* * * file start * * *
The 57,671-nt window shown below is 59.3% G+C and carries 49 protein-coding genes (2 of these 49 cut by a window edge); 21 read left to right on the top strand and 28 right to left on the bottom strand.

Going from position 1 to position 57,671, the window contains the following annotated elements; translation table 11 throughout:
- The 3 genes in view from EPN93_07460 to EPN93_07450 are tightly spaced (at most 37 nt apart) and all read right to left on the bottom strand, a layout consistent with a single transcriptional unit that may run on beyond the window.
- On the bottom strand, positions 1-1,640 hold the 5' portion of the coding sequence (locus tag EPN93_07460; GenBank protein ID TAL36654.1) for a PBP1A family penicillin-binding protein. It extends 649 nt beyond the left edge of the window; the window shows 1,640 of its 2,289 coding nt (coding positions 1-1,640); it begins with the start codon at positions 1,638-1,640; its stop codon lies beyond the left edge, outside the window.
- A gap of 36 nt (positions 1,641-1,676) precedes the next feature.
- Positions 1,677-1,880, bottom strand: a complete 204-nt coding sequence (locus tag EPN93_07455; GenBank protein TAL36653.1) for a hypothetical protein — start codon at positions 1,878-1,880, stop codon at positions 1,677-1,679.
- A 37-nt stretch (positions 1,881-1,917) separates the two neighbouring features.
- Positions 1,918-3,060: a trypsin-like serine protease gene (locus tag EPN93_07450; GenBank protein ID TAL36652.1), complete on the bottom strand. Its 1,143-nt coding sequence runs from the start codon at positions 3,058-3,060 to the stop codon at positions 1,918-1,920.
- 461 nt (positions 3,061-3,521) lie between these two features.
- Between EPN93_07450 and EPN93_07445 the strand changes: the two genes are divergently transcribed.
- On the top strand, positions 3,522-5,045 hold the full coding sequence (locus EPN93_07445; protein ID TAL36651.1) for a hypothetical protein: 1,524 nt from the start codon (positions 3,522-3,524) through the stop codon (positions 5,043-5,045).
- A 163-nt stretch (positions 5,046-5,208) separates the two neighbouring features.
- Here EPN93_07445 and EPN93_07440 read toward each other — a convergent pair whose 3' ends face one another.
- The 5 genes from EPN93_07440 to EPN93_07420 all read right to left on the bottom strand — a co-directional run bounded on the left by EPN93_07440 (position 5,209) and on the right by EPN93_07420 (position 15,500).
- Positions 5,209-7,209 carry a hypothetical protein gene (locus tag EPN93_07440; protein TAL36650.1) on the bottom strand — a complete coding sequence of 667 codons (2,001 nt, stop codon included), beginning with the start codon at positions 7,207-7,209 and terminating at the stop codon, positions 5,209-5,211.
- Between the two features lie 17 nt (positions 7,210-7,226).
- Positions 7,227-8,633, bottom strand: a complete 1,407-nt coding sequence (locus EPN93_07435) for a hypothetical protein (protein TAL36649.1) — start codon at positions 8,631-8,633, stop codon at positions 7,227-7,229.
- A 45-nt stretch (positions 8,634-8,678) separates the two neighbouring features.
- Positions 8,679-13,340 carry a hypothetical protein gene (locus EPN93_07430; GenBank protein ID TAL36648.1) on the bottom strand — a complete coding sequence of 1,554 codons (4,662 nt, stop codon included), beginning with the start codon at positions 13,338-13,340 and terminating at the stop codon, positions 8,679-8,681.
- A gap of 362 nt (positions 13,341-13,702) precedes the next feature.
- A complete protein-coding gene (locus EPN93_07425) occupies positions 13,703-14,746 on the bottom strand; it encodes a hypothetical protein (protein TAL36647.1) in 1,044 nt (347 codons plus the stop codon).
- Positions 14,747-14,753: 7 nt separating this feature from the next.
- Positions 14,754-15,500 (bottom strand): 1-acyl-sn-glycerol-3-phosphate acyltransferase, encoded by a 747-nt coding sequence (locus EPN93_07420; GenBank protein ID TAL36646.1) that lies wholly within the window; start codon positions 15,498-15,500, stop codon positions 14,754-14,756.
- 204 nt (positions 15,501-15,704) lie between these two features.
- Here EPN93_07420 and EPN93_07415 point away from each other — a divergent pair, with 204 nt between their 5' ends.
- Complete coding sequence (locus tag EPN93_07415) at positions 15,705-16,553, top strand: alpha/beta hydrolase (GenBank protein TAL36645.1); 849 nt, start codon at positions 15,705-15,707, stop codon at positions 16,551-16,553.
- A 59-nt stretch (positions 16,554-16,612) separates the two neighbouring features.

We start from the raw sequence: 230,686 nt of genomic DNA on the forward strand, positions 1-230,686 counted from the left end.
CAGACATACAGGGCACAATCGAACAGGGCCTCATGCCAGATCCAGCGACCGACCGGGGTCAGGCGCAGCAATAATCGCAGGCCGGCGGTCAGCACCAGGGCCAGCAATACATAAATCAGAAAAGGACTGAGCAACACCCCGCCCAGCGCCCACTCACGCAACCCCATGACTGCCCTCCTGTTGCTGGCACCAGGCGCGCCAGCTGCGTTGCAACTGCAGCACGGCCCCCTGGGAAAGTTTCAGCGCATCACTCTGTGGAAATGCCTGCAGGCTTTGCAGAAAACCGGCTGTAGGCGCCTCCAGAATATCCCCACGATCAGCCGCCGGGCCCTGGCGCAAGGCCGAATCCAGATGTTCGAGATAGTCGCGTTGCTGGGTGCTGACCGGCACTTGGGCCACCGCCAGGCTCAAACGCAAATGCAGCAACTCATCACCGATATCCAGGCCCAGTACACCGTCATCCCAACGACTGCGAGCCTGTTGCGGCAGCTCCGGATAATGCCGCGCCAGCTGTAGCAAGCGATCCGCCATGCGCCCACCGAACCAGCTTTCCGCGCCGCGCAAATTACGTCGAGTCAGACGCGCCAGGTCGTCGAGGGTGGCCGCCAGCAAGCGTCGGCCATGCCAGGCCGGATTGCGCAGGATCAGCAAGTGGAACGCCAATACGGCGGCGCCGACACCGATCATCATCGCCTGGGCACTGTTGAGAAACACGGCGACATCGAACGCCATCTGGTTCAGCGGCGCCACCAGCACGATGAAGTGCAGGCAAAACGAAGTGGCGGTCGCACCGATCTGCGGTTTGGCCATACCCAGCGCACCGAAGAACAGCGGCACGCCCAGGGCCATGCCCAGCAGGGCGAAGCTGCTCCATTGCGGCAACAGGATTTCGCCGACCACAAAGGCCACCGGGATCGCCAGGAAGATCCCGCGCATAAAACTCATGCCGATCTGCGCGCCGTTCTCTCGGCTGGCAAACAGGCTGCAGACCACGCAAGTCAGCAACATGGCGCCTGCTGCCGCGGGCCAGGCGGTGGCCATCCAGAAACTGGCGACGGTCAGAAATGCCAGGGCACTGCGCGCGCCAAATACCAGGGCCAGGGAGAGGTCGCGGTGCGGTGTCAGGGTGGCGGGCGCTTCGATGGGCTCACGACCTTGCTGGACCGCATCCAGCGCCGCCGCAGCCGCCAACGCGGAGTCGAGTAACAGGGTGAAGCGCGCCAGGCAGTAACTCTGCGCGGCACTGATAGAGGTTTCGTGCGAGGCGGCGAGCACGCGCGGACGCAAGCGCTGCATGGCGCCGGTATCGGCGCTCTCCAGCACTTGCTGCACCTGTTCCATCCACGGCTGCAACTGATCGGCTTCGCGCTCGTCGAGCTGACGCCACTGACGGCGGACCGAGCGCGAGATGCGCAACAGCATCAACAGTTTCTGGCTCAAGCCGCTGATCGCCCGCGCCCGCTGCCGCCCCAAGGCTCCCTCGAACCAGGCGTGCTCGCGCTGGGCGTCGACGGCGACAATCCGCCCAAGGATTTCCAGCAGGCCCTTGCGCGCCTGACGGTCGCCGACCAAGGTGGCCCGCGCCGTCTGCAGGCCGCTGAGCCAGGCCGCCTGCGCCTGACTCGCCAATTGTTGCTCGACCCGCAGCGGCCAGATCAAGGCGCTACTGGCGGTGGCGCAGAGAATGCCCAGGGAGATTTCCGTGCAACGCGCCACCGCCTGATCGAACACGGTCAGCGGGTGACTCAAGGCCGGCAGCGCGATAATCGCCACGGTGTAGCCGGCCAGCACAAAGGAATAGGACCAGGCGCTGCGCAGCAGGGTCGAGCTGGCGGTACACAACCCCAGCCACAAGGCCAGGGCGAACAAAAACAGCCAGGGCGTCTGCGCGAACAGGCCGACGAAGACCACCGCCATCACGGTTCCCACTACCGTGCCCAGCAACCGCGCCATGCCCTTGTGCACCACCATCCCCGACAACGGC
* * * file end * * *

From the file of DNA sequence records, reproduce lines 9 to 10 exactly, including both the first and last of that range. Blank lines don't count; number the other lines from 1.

- 461 nt (positions 3,061-3,521) lie between these two features.
- Between EPN93_07450 and EPN93_07445 the strand changes: the two genes are divergently transcribed.